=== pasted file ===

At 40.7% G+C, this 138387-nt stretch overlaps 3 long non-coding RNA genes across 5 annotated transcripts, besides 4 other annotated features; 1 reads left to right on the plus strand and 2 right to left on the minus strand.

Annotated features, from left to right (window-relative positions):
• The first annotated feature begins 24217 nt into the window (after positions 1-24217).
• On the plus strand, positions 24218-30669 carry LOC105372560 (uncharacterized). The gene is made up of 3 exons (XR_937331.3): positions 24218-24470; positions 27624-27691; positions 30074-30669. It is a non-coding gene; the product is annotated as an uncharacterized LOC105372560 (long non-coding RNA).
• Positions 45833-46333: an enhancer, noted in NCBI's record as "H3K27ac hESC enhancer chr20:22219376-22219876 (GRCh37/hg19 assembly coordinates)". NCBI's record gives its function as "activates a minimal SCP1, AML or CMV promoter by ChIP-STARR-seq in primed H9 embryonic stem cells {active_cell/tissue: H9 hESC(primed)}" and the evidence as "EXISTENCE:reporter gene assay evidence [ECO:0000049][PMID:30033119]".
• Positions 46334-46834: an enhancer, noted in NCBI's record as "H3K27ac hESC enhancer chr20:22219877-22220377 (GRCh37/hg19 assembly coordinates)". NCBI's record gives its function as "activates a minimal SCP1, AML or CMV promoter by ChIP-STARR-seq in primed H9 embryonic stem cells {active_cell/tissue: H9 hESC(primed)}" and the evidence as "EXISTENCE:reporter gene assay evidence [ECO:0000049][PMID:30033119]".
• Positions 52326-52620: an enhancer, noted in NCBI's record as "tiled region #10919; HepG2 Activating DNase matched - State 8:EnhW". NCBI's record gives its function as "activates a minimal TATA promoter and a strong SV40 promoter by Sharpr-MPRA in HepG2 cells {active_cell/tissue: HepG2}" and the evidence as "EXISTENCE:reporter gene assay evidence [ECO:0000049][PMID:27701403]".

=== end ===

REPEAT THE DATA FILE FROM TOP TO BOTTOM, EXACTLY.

At 40.7% G+C, this 138387-nt stretch overlaps 3 long non-coding RNA genes across 5 annotated transcripts, besides 4 other annotated features; 1 reads left to right on the plus strand and 2 right to left on the minus strand.

Annotated features, from left to right (window-relative positions):
• The first annotated feature begins 24217 nt into the window (after positions 1-24217).
• On the plus strand, positions 24218-30669 carry LOC105372560 (uncharacterized). The gene is made up of 3 exons (XR_937331.3): positions 24218-24470; positions 27624-27691; positions 30074-30669. It is a non-coding gene; the product is annotated as an uncharacterized LOC105372560 (long non-coding RNA).
• Positions 45833-46333: an enhancer, noted in NCBI's record as "H3K27ac hESC enhancer chr20:22219376-22219876 (GRCh37/hg19 assembly coordinates)". NCBI's record gives its function as "activates a minimal SCP1, AML or CMV promoter by ChIP-STARR-seq in primed H9 embryonic stem cells {active_cell/tissue: H9 hESC(primed)}" and the evidence as "EXISTENCE:reporter gene assay evidence [ECO:0000049][PMID:30033119]".
• Positions 46334-46834: an enhancer, noted in NCBI's record as "H3K27ac hESC enhancer chr20:22219877-22220377 (GRCh37/hg19 assembly coordinates)". NCBI's record gives its function as "activates a minimal SCP1, AML or CMV promoter by ChIP-STARR-seq in primed H9 embryonic stem cells {active_cell/tissue: H9 hESC(primed)}" and the evidence as "EXISTENCE:reporter gene assay evidence [ECO:0000049][PMID:30033119]".
• Positions 52326-52620: an enhancer, noted in NCBI's record as "tiled region #10919; HepG2 Activating DNase matched - State 8:EnhW". NCBI's record gives its function as "activates a minimal TATA promoter and a strong SV40 promoter by Sharpr-MPRA in HepG2 cells {active_cell/tissue: HepG2}" and the evidence as "EXISTENCE:reporter gene assay evidence [ECO:0000049][PMID:27701403]".